Albion and Arthur
Interwoven with this ancient legacy of the origins of Albion is the story of King Arthur who historians are coming to recognize that rather than being a figure of legend, may well have been a late 5th/early 6th century war leader.
Awakening Albion – Journey to Mystical England
Some say that Albion, the oldest known name for Britain is based on an ancient root word meaning white, after the chalk cliffs of the south-east coast or of the landscape of Avebury and Stonehenge.
But an enduring legend relates that Albion is named after the leader of a race of giants who journeyed to this island after the Flood. In many traditions such giants are the gigantic ‘men of renown’; the Nephilim spoken of in the Bible who were progeny of the ‘sons of gods and the daughters of men.’ They are also mentioned much earlier in Sumerian history which describes such beings as the offspring of the extra-terrestrial and dragon-like Annunaki and human women.
Interwoven with this ancient legacy of the origins of Albion is the story of King Arthur who historians are coming to recognize that rather than being a figure of legend, may well have been a late 5th/early 6th century war leader who after the Roman legions left Albion, defended the land against Anglo-Saxon marauders.
Indeed ‘Arthur’ may not have actually been a name but an honorary title; Artorius.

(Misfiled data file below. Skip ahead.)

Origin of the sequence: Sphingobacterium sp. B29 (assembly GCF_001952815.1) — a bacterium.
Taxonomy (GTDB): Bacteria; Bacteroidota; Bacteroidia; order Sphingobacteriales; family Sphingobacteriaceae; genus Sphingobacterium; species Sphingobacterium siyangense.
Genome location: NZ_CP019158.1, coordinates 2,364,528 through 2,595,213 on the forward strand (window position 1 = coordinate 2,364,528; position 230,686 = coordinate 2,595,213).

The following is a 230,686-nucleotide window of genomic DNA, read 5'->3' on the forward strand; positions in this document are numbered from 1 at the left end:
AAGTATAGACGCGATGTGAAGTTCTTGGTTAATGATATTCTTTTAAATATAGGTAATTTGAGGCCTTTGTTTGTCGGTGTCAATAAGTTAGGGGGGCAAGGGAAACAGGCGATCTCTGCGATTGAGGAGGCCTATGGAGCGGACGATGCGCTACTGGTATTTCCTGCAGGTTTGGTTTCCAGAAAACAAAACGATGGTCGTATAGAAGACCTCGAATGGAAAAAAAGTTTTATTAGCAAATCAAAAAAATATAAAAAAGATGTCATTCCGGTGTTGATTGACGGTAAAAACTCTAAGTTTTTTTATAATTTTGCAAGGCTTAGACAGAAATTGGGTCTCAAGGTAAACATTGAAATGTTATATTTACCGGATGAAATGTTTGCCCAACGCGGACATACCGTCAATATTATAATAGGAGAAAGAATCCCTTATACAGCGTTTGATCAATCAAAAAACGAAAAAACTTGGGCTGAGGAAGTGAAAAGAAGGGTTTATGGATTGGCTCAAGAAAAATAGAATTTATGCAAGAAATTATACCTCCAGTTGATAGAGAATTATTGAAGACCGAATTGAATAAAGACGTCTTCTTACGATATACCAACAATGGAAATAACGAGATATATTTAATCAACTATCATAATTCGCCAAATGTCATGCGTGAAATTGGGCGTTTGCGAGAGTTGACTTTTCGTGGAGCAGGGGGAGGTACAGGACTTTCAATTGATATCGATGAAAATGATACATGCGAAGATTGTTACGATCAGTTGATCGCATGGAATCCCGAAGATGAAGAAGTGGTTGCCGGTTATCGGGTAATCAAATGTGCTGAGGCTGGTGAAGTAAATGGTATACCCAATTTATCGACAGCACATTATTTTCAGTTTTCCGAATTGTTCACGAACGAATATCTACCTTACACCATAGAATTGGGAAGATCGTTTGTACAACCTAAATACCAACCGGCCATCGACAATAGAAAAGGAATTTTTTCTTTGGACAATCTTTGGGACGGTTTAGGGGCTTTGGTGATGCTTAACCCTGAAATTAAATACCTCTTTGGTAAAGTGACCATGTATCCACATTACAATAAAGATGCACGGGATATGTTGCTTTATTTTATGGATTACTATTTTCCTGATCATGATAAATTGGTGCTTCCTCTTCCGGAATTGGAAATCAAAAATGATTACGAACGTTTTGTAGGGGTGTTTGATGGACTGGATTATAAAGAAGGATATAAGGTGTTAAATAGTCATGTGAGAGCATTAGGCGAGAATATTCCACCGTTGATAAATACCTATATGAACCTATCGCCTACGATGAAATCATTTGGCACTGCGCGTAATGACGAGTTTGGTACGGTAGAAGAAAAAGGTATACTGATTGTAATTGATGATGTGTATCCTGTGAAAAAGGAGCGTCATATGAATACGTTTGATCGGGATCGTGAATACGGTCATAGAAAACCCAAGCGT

And his story may have an extraordinary connection with the legendary origins of Albion.
The region of Lake Van in what is today south-eastern Turkey is generally viewed as a homeland of the Nephilim and also where a group known as the Dimili Kurds come from. Their race memory involves dragon-like Nephilimic ancestry and their traditions include such later Arthurian icons as a sword pulled from the ground and a round table.
In 175 AD a group of them formed part of a troop of soldiers sent by the Roman Emperor Marcus Aurelius to Albion under their commander Lucius Artorius Castus. Over generations they, like many of the Roman army, would have put down roots in Albion.
In time, did their traditions, the possible naming of future leaders after their heroic commander and their deepening loyalty to Albion mean that when the Roman legions left, they defended this land and for a time, when the chaos caused by the Fall of the Roman Empire was rampant elsewhere, enable peace to prevail in Albion?
The essence of Albion and of Arthur, the ‘once and future king’ are still deeply felt here and are represented in myriad ways throughout our culture. In July, during our journey to Albion, we’ll be visiting Tintagel in Cornwall, Arthur’s reputed birthplace and also Glastonbury where his body was discovered in medieval times.
And as we explore these ancient mysteries, we’ll see how the universal and eternal truths that they embody are awakening once again.
Next time I’ll share how Christianity came to Albion through the dedication of Celtic saints. And whether the ‘lamb of God’ himself walked here.
Learn more at http://greatmystery.org/SacredTours/albion.html.
For more information email: Great Mystery
Photo credit: Aubrey Beardsley